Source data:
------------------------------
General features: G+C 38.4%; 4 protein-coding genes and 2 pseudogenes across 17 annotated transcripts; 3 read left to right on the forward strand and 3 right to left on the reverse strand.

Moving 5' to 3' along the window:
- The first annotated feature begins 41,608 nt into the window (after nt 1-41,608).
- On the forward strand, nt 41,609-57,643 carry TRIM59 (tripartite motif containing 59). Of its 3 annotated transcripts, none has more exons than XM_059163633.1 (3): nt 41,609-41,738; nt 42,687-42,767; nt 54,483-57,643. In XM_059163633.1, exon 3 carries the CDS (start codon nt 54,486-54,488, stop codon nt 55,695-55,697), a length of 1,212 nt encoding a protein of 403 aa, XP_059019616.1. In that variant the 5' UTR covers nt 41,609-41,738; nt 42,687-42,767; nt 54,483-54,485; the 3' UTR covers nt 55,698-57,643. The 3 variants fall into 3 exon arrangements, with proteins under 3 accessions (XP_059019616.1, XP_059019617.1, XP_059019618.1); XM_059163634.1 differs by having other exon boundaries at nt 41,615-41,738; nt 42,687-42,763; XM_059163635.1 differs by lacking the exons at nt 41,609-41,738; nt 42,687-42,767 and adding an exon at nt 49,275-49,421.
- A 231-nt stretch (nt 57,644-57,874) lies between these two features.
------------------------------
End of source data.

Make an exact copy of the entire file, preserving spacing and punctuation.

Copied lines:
General features: G+C 38.4%; 4 protein-coding genes and 2 pseudogenes across 17 annotated transcripts; 3 read left to right on the forward strand and 3 right to left on the reverse strand.

Moving 5' to 3' along the window:
- The first annotated feature begins 41,608 nt into the window (after nt 1-41,608).
- On the forward strand, nt 41,609-57,643 carry TRIM59 (tripartite motif containing 59). Of its 3 annotated transcripts, none has more exons than XM_059163633.1 (3): nt 41,609-41,738; nt 42,687-42,767; nt 54,483-57,643. In XM_059163633.1, exon 3 carries the CDS (start codon nt 54,486-54,488, stop codon nt 55,695-55,697), a length of 1,212 nt encoding a protein of 403 aa, XP_059019616.1. In that variant the 5' UTR covers nt 41,609-41,738; nt 42,687-42,767; nt 54,483-54,485; the 3' UTR covers nt 55,698-57,643. The 3 variants fall into 3 exon arrangements, with proteins under 3 accessions (XP_059019616.1, XP_059019617.1, XP_059019618.1); XM_059163634.1 differs by having other exon boundaries at nt 41,615-41,738; nt 42,687-42,763; XM_059163635.1 differs by lacking the exons at nt 41,609-41,738; nt 42,687-42,767 and adding an exon at nt 49,275-49,421.
- A 231-nt stretch (nt 57,644-57,874) lies between these two features.